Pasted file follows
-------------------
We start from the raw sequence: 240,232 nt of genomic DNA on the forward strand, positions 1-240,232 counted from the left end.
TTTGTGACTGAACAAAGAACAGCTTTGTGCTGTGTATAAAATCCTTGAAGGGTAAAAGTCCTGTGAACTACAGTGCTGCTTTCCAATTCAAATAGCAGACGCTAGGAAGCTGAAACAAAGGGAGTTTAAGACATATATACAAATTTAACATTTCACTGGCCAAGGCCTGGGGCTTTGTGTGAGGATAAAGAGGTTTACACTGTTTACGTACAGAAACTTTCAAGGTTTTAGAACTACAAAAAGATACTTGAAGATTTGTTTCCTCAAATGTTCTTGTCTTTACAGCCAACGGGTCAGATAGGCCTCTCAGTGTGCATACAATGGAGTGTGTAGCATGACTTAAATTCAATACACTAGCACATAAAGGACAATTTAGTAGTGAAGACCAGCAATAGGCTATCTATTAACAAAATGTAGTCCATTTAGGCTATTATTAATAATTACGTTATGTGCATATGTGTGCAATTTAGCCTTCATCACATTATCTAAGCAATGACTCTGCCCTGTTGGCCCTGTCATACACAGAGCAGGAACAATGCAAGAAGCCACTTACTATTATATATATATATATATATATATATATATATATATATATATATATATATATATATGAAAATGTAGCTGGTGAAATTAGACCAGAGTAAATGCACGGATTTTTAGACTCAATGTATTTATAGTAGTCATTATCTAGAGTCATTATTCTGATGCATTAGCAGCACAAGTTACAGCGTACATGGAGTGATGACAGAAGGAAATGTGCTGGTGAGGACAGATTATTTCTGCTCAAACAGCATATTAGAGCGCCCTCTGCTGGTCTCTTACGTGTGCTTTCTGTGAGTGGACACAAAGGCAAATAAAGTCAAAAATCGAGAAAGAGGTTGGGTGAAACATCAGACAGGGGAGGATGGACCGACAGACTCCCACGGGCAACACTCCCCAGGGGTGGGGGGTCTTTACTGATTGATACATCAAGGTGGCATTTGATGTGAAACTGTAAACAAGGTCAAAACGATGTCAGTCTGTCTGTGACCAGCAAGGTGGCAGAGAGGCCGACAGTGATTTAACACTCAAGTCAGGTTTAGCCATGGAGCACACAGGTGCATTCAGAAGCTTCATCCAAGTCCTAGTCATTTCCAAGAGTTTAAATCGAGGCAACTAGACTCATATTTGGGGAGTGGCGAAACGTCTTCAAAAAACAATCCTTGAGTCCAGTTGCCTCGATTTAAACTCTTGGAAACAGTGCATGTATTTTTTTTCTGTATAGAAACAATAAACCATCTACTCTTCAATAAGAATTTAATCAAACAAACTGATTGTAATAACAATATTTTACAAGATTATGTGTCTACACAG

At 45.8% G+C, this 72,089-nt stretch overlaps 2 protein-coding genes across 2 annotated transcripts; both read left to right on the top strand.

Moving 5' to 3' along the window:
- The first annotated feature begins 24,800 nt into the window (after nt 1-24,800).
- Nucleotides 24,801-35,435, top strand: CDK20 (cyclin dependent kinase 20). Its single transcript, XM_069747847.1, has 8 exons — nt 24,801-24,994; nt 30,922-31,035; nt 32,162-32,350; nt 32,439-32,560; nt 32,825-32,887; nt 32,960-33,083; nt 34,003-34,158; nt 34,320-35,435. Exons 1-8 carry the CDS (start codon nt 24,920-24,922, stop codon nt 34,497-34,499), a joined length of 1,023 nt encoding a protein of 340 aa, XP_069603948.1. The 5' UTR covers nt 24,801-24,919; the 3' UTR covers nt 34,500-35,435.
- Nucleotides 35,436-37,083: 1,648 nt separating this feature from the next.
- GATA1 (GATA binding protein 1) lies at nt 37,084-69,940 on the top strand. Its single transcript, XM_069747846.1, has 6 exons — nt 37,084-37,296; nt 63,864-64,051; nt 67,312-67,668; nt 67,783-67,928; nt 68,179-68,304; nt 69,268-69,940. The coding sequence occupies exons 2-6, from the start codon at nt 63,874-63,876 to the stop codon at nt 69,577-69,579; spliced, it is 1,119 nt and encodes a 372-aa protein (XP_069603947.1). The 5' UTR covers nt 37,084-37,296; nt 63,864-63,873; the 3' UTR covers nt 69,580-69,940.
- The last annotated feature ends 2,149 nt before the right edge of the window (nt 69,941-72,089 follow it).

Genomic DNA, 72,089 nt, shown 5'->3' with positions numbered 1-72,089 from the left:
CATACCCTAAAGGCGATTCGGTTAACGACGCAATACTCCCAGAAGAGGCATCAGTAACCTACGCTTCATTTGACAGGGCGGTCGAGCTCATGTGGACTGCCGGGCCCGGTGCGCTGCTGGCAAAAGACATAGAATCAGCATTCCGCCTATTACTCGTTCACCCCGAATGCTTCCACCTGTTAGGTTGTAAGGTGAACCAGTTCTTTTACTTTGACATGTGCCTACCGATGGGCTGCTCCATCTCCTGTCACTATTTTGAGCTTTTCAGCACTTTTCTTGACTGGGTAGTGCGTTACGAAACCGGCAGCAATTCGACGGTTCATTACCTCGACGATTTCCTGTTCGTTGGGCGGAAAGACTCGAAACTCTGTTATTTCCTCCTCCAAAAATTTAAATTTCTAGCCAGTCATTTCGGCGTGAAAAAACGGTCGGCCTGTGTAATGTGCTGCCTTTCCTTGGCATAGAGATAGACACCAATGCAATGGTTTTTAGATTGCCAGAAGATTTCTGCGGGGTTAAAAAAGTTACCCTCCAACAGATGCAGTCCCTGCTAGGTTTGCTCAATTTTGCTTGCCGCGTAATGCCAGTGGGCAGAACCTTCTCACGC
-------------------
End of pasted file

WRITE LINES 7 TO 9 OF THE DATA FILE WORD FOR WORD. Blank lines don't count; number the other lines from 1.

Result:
- Nucleotides 35,436-37,083: 1,648 nt separating this feature from the next.
- GATA1 (GATA binding protein 1) lies at nt 37,084-69,940 on the top strand. Its single transcript, XM_069747846.1, has 6 exons — nt 37,084-37,296; nt 63,864-64,051; nt 67,312-67,668; nt 67,783-67,928; nt 68,179-68,304; nt 69,268-69,940. The coding sequence occupies exons 2-6, from the start codon at nt 63,874-63,876 to the stop codon at nt 69,577-69,579; spliced, it is 1,119 nt and encodes a 372-aa protein (XP_069603947.1). The 5' UTR covers nt 37,084-37,296; nt 63,864-63,873; the 3' UTR covers nt 69,580-69,940.
- The last annotated feature ends 2,149 nt before the right edge of the window (nt 69,941-72,089 follow it).